"Force, or the threat of force, was as necessary an investment as land in making a successful sugar plantation. For slaves would not work without coercion. The planters seemed to focus their attention less on the methods and tremendous injustices of their chosen lifestyle and more on the results; perhaps this was the only way to rationalize the tremendous risks. Yet this heavy investment in violence created a fundamental risk: that the violence would backfire, wreaking uncontrollable havoc on the architects of this brutal system."

The planters saw themselves, and were widely seen, as "manly independent patriarchs, as gentlemen farmers, and as powerful aristocrats," and to them "slavery signaled status and wealth, not immorality or danger." Though they were well aware of slave rebellions elsewhere, particularly the fierce one earlier in the century that ousted the French from Haiti, these French settlers were more concerned about the new American governor's efforts "to introduce the principles of liberty and republican self-governance" than about "the tremendous danger posed by the rapidly growing slave population." Nor did they "notice the increasingly radical tenor of the political discussions in the slave quarters."

Three men were the principal leaders of the slave revolt. Two, Kook and Quamana, "brought with them from Africa the memories and stories of the powerful and warlike empire in which they most likely grew up." The third, Charles Deslondes, "served as a slave driver, a member of the slave elite . . . a notoriously conservative group with a bad reputation as traitors to the slave cause." Deslondes, however, "was not the contented slave he appeared" but "one of the key architects of an elaborate scheme to kill off the white planters, seize power for the black slaves, and win his own freedom and that of all those laboring in chains on the German Coast."

Deslondes and his followers had a dream: "Inspired by the stories of the Haitian revolution and flush with the philosophies of the French Revolution, the diverse band of slaves that joined insurrectionary cells believed they could secure freedom, equality, and independence through violent rebellion. As the heads of the whites rolled through the streets, they could form a new republic - a black outpost on the Mississippi, guaranteed by force." They might well have succeeded, or at least made white Louisiana pay heavily for the slave society on which it depended, had one planter not managed to escape during an attack on his house, severely wounded but able to row across the river for help. A number of planters organized a militia, took the rebels by surprise, and began the appallingly bloody process of exterminating them, chopping off the heads of captured slaves and putting them on poles as gruesome reminders of "where power resided."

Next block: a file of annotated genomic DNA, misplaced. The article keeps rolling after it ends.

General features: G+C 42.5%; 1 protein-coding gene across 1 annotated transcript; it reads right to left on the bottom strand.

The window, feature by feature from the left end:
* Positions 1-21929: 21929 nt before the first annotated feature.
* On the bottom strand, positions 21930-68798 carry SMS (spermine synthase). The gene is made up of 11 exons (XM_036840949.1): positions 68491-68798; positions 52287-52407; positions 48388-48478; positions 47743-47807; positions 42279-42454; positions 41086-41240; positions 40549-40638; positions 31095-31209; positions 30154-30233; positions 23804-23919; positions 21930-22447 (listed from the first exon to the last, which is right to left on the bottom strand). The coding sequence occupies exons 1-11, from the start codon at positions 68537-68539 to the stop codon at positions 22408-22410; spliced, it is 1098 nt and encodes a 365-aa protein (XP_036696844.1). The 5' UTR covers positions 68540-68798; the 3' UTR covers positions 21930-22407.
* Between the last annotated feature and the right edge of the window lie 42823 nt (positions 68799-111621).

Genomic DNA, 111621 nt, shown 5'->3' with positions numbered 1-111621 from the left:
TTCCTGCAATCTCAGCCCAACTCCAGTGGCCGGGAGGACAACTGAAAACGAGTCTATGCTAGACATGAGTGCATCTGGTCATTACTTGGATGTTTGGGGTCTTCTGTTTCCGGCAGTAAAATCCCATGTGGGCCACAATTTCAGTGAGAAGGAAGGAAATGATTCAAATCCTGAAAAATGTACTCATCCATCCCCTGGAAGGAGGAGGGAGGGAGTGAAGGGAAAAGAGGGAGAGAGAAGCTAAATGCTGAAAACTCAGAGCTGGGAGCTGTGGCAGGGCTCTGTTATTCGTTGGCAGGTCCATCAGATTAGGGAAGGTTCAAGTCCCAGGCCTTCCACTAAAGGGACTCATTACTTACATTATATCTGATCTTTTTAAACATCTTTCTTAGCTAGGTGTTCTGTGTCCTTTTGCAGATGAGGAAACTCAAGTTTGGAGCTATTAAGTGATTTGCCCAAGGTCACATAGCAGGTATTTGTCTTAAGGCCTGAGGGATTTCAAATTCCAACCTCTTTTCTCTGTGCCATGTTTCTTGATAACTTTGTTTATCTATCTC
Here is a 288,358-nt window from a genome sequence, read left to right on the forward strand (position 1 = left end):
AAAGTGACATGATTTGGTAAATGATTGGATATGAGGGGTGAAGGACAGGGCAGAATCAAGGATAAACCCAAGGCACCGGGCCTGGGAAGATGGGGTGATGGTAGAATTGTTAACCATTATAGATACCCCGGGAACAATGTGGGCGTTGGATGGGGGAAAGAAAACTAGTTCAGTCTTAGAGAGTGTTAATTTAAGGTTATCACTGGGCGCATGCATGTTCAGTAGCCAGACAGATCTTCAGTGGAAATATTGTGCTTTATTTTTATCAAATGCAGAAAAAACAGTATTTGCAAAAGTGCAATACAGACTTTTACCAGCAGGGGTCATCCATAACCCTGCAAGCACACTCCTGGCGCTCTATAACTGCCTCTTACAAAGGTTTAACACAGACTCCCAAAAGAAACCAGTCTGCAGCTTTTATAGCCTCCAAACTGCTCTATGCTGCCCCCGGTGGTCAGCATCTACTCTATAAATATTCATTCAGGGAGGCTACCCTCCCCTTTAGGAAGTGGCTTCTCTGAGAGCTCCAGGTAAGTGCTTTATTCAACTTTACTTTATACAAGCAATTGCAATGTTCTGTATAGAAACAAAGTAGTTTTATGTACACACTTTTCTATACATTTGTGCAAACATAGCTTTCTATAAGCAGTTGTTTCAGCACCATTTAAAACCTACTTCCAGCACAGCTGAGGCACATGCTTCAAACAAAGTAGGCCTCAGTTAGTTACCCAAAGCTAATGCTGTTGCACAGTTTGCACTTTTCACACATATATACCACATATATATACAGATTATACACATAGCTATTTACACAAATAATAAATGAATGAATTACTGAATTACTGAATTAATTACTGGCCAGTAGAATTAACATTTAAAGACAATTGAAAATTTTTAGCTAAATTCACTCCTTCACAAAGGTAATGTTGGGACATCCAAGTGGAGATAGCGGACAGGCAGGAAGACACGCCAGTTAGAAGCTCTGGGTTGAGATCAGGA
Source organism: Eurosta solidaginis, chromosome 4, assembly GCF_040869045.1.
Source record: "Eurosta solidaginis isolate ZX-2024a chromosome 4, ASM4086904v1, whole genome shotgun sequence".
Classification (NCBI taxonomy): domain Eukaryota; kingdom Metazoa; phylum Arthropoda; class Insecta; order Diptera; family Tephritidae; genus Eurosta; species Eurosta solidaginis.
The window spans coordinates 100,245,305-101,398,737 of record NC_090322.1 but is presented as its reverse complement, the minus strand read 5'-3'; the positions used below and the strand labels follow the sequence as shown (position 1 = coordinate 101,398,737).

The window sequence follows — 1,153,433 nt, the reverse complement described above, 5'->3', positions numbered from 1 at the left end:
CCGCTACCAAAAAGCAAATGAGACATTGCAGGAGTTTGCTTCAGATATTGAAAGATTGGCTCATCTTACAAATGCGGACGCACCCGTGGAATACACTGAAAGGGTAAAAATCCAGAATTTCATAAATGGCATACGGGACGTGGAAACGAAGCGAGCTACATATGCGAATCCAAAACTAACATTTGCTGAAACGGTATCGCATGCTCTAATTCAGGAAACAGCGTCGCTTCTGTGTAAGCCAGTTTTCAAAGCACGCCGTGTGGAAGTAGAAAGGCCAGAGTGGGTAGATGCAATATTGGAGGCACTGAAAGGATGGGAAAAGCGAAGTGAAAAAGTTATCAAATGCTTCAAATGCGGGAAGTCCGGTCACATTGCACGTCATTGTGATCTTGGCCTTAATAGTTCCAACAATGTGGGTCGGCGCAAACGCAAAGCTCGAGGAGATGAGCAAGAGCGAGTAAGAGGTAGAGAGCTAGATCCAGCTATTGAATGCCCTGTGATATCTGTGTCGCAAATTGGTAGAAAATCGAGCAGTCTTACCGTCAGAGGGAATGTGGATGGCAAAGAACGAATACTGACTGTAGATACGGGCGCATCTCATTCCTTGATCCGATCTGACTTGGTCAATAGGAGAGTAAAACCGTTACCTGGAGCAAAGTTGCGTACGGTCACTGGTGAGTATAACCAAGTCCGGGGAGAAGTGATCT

With that, Rasmussen is off and running. Claiborne "stripped the rebellion of revolutionary or geopolitical meaning by dismissing it as an act of base criminality," using it "to dramatize American civil and institutional power, portraying himself as an effective governor and representative of federal authority." He persuaded the formerly skeptical but now fearful French planters of "the value of a strong American presence in the region," one that upheld and protected the slave society. The achievement of statehood for Louisiana in 1812 "was the key to a new and stronger American nation that would spread its imperial tendrils across the continent."

Excise "its imperial tendrils" from that passage and you have a reasonably accurate portrayal of what the absorption of the Louisiana Territory meant to the inexorable move westward, but "imperial tendrils" injects a note of the political and/or ideological special pleading that has been too common in the history departments since the 1970s. It seems to be a lesson Rasmussen learned at Harvard, but it's one best unlearned.


The Untold Story of America's Largest Slave Revolt

By Daniel Rasmussen

Harper. 276 pp. $26.99